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I have some relay boards which I want to build into a case for my Pi. The relays are GPIO controlled and will turn on/off things like a 12 volt DC light, and the 240 volt 50 hertz AC printer itself. The relays are rated for these levels and current draws.

However I would prefer to put the pi and its relays inside a case. No commercial case exists to neatly hold the relays, so I have to design and print something.

  • What filaments can and can't be used to encase mains voltages?
  • What other considerations should be accounted for - minimum thickness?
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Any filament except made-to-be-conductive metal infused filaments should be capable of acting as a suitable insulator, but you'll also want to consider things like failure modes under overheating, mechanical damage, whether it might be subject to spills of conductive fluids, etc. These are not so much a matter of filament choice as structural design and safety design on the electrical level (proper fuses, etc.), and may involve compliance with electrical code. I think those questions are outside the scope of 3D Printing SE, but would be appropriate on a sister site like DIY or Electronics.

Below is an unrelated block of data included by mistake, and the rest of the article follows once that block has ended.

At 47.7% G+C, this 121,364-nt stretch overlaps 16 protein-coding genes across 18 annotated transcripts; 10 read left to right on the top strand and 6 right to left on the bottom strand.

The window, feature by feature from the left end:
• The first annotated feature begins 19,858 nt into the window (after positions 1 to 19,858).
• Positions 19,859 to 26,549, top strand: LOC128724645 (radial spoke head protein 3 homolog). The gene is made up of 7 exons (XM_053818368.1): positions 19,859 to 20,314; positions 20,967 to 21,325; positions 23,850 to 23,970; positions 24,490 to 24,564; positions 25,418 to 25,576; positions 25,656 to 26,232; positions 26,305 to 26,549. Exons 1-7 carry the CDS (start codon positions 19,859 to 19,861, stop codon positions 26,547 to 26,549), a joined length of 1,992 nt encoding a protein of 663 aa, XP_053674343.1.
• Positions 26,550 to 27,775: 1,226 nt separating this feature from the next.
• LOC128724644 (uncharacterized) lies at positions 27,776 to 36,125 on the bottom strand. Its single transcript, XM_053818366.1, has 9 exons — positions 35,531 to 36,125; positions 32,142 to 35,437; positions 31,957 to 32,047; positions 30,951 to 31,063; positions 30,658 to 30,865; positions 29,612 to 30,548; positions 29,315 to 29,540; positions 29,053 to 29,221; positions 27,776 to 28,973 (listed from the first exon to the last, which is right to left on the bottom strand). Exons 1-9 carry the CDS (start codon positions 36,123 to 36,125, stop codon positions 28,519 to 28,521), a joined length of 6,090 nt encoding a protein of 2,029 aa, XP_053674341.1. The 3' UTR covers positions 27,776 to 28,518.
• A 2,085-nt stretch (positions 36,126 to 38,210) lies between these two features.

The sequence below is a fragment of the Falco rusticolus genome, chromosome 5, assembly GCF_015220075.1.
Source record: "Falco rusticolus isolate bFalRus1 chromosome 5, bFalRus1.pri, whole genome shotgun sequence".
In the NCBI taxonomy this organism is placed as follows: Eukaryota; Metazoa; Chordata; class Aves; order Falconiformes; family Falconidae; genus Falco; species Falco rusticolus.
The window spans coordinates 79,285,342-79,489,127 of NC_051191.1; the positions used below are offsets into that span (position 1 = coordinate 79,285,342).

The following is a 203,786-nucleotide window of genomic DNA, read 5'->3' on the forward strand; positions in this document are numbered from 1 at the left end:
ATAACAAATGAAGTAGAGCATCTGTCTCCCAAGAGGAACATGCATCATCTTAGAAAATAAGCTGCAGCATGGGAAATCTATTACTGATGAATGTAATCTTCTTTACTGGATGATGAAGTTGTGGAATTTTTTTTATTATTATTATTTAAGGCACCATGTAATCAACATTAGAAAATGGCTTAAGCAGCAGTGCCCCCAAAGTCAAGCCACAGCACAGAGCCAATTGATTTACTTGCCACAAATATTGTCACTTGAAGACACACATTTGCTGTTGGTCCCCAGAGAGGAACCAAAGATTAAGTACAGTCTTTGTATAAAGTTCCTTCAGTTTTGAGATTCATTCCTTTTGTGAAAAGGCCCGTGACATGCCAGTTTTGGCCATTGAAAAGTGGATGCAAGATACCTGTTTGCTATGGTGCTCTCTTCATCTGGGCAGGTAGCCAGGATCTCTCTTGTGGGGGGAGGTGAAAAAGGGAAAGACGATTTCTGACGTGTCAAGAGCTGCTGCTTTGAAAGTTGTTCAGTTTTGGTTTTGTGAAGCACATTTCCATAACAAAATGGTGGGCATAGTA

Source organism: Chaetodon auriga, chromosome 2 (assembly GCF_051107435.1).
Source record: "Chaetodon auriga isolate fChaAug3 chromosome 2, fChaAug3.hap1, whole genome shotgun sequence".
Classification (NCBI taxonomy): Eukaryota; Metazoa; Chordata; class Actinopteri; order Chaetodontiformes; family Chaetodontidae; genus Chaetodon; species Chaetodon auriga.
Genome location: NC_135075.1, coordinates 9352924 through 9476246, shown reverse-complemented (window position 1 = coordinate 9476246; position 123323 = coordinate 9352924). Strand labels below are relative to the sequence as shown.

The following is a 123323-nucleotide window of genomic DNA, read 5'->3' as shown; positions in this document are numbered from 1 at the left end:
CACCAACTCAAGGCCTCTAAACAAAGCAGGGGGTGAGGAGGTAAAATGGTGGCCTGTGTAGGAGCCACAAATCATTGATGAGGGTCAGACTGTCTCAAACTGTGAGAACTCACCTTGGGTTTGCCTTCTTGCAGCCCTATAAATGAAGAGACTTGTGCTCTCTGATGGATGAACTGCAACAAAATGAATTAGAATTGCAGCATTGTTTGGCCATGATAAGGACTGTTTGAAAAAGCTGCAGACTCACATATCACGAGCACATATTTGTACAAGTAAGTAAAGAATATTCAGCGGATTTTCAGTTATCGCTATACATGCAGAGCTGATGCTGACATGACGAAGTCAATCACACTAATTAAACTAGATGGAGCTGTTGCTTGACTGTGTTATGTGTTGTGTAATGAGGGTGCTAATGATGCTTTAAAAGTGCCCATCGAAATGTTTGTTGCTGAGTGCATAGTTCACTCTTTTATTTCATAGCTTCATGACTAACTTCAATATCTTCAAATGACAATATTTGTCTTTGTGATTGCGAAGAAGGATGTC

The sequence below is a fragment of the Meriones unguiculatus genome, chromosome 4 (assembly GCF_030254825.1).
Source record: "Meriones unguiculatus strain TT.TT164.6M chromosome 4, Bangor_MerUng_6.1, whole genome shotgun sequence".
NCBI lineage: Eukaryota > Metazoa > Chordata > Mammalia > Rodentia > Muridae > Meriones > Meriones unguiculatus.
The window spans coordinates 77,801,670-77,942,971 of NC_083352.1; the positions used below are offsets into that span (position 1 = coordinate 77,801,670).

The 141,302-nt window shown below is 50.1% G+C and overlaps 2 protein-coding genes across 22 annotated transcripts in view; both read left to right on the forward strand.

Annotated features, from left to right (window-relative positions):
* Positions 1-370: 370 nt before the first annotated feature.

From the 3D printing side, you might want to avoid PLA unless you can guarantee shutoff if anything exeeds about 55˚C, since you'll quickly get warping and loss of structural integrity past that. Although I do have an under-hood automotive part in PLA (wiper fluid connector) that's held up fine for a few years now. PETG or ABS/ASA would probably be preferable.

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  • $\begingroup$ Thank you - sounds reasonable. I only have PLA right now, and have never tried printing anything else. This could be the motivation, and the PLA one can be a draught print. $\endgroup$
    – Criggie
    Nov 17, 2021 at 3:46

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